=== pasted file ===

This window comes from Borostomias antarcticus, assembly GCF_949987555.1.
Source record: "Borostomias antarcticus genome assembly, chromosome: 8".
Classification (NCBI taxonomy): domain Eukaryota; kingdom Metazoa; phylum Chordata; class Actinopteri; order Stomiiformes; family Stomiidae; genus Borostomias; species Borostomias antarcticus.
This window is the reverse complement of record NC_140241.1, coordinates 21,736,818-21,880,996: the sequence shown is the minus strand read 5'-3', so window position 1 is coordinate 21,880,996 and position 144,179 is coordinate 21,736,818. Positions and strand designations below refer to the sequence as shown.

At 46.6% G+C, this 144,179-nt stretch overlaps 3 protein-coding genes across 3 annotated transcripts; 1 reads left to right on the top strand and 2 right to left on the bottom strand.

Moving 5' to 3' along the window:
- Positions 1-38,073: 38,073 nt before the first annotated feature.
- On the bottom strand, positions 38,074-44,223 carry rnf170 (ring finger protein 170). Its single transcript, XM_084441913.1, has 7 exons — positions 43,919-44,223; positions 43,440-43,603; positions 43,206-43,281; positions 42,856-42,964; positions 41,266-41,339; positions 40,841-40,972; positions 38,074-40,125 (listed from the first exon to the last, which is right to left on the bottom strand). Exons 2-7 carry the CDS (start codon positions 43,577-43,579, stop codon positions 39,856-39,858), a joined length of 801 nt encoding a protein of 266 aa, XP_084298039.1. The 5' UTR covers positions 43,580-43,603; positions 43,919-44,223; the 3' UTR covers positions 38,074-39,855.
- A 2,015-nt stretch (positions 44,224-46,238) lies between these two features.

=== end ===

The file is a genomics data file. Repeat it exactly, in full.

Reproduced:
This window comes from Borostomias antarcticus, assembly GCF_949987555.1.
Source record: "Borostomias antarcticus genome assembly, chromosome: 8".
Classification (NCBI taxonomy): domain Eukaryota; kingdom Metazoa; phylum Chordata; class Actinopteri; order Stomiiformes; family Stomiidae; genus Borostomias; species Borostomias antarcticus.
This window is the reverse complement of record NC_140241.1, coordinates 21,736,818-21,880,996: the sequence shown is the minus strand read 5'-3', so window position 1 is coordinate 21,880,996 and position 144,179 is coordinate 21,736,818. Positions and strand designations below refer to the sequence as shown.

At 46.6% G+C, this 144,179-nt stretch overlaps 3 protein-coding genes across 3 annotated transcripts; 1 reads left to right on the top strand and 2 right to left on the bottom strand.

Moving 5' to 3' along the window:
- Positions 1-38,073: 38,073 nt before the first annotated feature.
- On the bottom strand, positions 38,074-44,223 carry rnf170 (ring finger protein 170). Its single transcript, XM_084441913.1, has 7 exons — positions 43,919-44,223; positions 43,440-43,603; positions 43,206-43,281; positions 42,856-42,964; positions 41,266-41,339; positions 40,841-40,972; positions 38,074-40,125 (listed from the first exon to the last, which is right to left on the bottom strand). Exons 2-7 carry the CDS (start codon positions 43,577-43,579, stop codon positions 39,856-39,858), a joined length of 801 nt encoding a protein of 266 aa, XP_084298039.1. The 5' UTR covers positions 43,580-43,603; positions 43,919-44,223; the 3' UTR covers positions 38,074-39,855.
- A 2,015-nt stretch (positions 44,224-46,238) lies between these two features.